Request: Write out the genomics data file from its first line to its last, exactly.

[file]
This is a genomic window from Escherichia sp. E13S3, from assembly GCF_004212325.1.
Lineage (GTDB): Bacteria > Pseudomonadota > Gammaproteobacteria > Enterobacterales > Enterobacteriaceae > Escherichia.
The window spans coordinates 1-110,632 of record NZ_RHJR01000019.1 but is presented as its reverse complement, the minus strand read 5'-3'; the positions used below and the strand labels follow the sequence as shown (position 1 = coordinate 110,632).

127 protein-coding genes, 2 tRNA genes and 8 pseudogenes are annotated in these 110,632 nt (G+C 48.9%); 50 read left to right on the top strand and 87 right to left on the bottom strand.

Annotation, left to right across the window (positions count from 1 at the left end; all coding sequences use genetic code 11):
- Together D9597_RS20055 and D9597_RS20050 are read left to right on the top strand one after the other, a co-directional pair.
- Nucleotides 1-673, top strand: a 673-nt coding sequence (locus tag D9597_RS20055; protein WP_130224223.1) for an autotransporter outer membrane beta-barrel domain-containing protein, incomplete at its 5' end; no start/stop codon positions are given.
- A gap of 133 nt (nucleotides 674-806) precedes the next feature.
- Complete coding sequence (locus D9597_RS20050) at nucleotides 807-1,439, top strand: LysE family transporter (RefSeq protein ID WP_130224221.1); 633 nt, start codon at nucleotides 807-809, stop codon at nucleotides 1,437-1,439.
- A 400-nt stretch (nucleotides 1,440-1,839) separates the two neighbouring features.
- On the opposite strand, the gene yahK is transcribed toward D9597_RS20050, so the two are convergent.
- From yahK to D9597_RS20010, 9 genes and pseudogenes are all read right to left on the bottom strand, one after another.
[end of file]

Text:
This is a genomic window from Escherichia sp. E13S3, from assembly GCF_004212325.1.
Lineage (GTDB): Bacteria > Pseudomonadota > Gammaproteobacteria > Enterobacterales > Enterobacteriaceae > Escherichia.
The window spans coordinates 1-110,632 of record NZ_RHJR01000019.1 but is presented as its reverse complement, the minus strand read 5'-3'; the positions used below and the strand labels follow the sequence as shown (position 1 = coordinate 110,632).

127 protein-coding genes, 2 tRNA genes and 8 pseudogenes are annotated in these 110,632 nt (G+C 48.9%); 50 read left to right on the top strand and 87 right to left on the bottom strand.

Annotation, left to right across the window (positions count from 1 at the left end; all coding sequences use genetic code 11):
- Together D9597_RS20055 and D9597_RS20050 are read left to right on the top strand one after the other, a co-directional pair.
- Nucleotides 1-673, top strand: a 673-nt coding sequence (locus tag D9597_RS20055; protein WP_130224223.1) for an autotransporter outer membrane beta-barrel domain-containing protein, incomplete at its 5' end; no start/stop codon positions are given.
- A gap of 133 nt (nucleotides 674-806) precedes the next feature.
- Complete coding sequence (locus D9597_RS20050) at nucleotides 807-1,439, top strand: LysE family transporter (RefSeq protein ID WP_130224221.1); 633 nt, start codon at nucleotides 807-809, stop codon at nucleotides 1,437-1,439.
- A 400-nt stretch (nucleotides 1,440-1,839) separates the two neighbouring features.
- On the opposite strand, the gene yahK is transcribed toward D9597_RS20050, so the two are convergent.
- From yahK to D9597_RS20010, 9 genes and pseudogenes are all read right to left on the bottom strand, one after another.